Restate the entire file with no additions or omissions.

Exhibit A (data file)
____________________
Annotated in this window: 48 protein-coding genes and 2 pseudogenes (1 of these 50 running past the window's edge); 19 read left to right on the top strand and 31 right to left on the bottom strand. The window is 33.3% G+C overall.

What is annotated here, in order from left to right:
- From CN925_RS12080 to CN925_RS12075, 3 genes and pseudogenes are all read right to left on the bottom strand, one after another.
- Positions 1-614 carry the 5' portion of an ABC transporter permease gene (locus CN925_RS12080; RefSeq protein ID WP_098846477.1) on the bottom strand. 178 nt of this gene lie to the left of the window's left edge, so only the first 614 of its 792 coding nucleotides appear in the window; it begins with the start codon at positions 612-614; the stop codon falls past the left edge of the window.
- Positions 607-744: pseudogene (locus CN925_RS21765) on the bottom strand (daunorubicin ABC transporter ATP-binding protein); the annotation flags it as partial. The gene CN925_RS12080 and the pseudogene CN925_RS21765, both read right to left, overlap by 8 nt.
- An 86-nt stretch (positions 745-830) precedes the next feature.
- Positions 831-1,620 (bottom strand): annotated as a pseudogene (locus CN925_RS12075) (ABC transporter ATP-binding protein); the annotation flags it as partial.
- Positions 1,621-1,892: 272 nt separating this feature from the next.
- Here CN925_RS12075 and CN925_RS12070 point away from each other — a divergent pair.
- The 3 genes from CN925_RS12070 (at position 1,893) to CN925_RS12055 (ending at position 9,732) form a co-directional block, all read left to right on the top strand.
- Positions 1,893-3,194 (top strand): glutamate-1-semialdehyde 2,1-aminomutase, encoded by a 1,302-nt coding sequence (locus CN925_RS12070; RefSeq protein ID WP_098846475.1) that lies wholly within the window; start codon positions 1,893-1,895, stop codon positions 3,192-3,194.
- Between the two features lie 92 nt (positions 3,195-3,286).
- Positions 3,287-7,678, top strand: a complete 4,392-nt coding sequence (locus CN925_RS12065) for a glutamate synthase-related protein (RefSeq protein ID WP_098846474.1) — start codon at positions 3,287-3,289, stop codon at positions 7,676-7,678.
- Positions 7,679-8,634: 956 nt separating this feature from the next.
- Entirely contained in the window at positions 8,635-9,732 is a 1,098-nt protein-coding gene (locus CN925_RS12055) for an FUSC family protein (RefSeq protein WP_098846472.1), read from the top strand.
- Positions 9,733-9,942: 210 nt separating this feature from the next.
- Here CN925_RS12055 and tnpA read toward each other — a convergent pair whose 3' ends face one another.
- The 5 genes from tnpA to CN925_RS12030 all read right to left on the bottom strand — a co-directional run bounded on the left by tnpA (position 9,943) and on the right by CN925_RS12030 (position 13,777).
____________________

Annotated in this window: 48 protein-coding genes and 2 pseudogenes (1 of these 50 running past the window's edge); 19 read left to right on the top strand and 31 right to left on the bottom strand. The window is 33.3% G+C overall.

What is annotated here, in order from left to right:
- From CN925_RS12080 to CN925_RS12075, 3 genes and pseudogenes are all read right to left on the bottom strand, one after another.
- Positions 1-614 carry the 5' portion of an ABC transporter permease gene (locus CN925_RS12080; RefSeq protein ID WP_098846477.1) on the bottom strand. 178 nt of this gene lie to the left of the window's left edge, so only the first 614 of its 792 coding nucleotides appear in the window; it begins with the start codon at positions 612-614; the stop codon falls past the left edge of the window.
- Positions 607-744: pseudogene (locus CN925_RS21765) on the bottom strand (daunorubicin ABC transporter ATP-binding protein); the annotation flags it as partial. The gene CN925_RS12080 and the pseudogene CN925_RS21765, both read right to left, overlap by 8 nt.
- An 86-nt stretch (positions 745-830) precedes the next feature.
- Positions 831-1,620 (bottom strand): annotated as a pseudogene (locus CN925_RS12075) (ABC transporter ATP-binding protein); the annotation flags it as partial.
- Positions 1,621-1,892: 272 nt separating this feature from the next.
- Here CN925_RS12075 and CN925_RS12070 point away from each other — a divergent pair.
- The 3 genes from CN925_RS12070 (at position 1,893) to CN925_RS12055 (ending at position 9,732) form a co-directional block, all read left to right on the top strand.
- Positions 1,893-3,194 (top strand): glutamate-1-semialdehyde 2,1-aminomutase, encoded by a 1,302-nt coding sequence (locus CN925_RS12070; RefSeq protein ID WP_098846475.1) that lies wholly within the window; start codon positions 1,893-1,895, stop codon positions 3,192-3,194.
- Between the two features lie 92 nt (positions 3,195-3,286).
- Positions 3,287-7,678, top strand: a complete 4,392-nt coding sequence (locus CN925_RS12065) for a glutamate synthase-related protein (RefSeq protein ID WP_098846474.1) — start codon at positions 3,287-3,289, stop codon at positions 7,676-7,678.
- Positions 7,679-8,634: 956 nt separating this feature from the next.
- Entirely contained in the window at positions 8,635-9,732 is a 1,098-nt protein-coding gene (locus CN925_RS12055) for an FUSC family protein (RefSeq protein WP_098846472.1), read from the top strand.
- Positions 9,733-9,942: 210 nt separating this feature from the next.
- Here CN925_RS12055 and tnpA read toward each other — a convergent pair whose 3' ends face one another.
- The 5 genes from tnpA to CN925_RS12030 all read right to left on the bottom strand — a co-directional run bounded on the left by tnpA (position 9,943) and on the right by CN925_RS12030 (position 13,777).